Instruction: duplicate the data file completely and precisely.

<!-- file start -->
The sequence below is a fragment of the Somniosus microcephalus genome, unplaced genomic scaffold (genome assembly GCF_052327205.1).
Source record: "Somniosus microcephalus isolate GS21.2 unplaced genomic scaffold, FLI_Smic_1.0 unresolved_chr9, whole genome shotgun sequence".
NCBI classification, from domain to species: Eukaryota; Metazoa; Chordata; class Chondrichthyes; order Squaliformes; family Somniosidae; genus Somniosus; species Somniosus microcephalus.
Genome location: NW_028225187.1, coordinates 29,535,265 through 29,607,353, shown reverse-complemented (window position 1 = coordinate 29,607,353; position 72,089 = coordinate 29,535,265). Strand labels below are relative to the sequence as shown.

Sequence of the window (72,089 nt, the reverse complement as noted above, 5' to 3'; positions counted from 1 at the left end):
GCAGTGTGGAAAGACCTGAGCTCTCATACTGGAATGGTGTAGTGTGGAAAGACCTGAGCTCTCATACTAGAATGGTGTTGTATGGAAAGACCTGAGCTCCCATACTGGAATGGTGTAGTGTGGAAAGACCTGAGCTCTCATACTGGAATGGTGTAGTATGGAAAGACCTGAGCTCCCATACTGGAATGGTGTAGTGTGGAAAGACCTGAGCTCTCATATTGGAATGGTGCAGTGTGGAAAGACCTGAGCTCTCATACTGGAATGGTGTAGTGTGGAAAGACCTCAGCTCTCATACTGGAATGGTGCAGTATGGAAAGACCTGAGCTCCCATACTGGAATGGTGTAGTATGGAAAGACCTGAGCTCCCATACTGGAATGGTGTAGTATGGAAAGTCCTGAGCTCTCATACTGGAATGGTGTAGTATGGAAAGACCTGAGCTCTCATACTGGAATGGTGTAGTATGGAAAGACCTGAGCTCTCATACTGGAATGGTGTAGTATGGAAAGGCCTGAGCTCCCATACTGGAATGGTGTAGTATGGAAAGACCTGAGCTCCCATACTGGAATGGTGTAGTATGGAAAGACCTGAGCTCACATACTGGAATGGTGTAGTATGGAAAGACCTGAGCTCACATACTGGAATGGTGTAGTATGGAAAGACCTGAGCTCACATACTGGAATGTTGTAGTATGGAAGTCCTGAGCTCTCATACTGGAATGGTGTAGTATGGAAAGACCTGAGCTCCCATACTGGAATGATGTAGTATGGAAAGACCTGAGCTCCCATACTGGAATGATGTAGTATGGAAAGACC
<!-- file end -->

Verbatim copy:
The sequence below is a fragment of the Somniosus microcephalus genome, unplaced genomic scaffold (genome assembly GCF_052327205.1).
Source record: "Somniosus microcephalus isolate GS21.2 unplaced genomic scaffold, FLI_Smic_1.0 unresolved_chr9, whole genome shotgun sequence".
NCBI classification, from domain to species: Eukaryota; Metazoa; Chordata; class Chondrichthyes; order Squaliformes; family Somniosidae; genus Somniosus; species Somniosus microcephalus.
Genome location: NW_028225187.1, coordinates 29,535,265 through 29,607,353, shown reverse-complemented (window position 1 = coordinate 29,607,353; position 72,089 = coordinate 29,535,265). Strand labels below are relative to the sequence as shown.

Sequence of the window (72,089 nt, the reverse complement as noted above, 5' to 3'; positions counted from 1 at the left end):
GCAGTGTGGAAAGACCTGAGCTCTCATACTGGAATGGTGTAGTGTGGAAAGACCTGAGCTCTCATACTAGAATGGTGTTGTATGGAAAGACCTGAGCTCCCATACTGGAATGGTGTAGTGTGGAAAGACCTGAGCTCTCATACTGGAATGGTGTAGTATGGAAAGACCTGAGCTCCCATACTGGAATGGTGTAGTGTGGAAAGACCTGAGCTCTCATATTGGAATGGTGCAGTGTGGAAAGACCTGAGCTCTCATACTGGAATGGTGTAGTGTGGAAAGACCTCAGCTCTCATACTGGAATGGTGCAGTATGGAAAGACCTGAGCTCCCATACTGGAATGGTGTAGTATGGAAAGACCTGAGCTCCCATACTGGAATGGTGTAGTATGGAAAGTCCTGAGCTCTCATACTGGAATGGTGTAGTATGGAAAGACCTGAGCTCTCATACTGGAATGGTGTAGTATGGAAAGACCTGAGCTCTCATACTGGAATGGTGTAGTATGGAAAGGCCTGAGCTCCCATACTGGAATGGTGTAGTATGGAAAGACCTGAGCTCCCATACTGGAATGGTGTAGTATGGAAAGACCTGAGCTCACATACTGGAATGGTGTAGTATGGAAAGACCTGAGCTCACATACTGGAATGGTGTAGTATGGAAAGACCTGAGCTCACATACTGGAATGTTGTAGTATGGAAGTCCTGAGCTCTCATACTGGAATGGTGTAGTATGGAAAGACCTGAGCTCCCATACTGGAATGATGTAGTATGGAAAGACCTGAGCTCCCATACTGGAATGATGTAGTATGGAAAGACC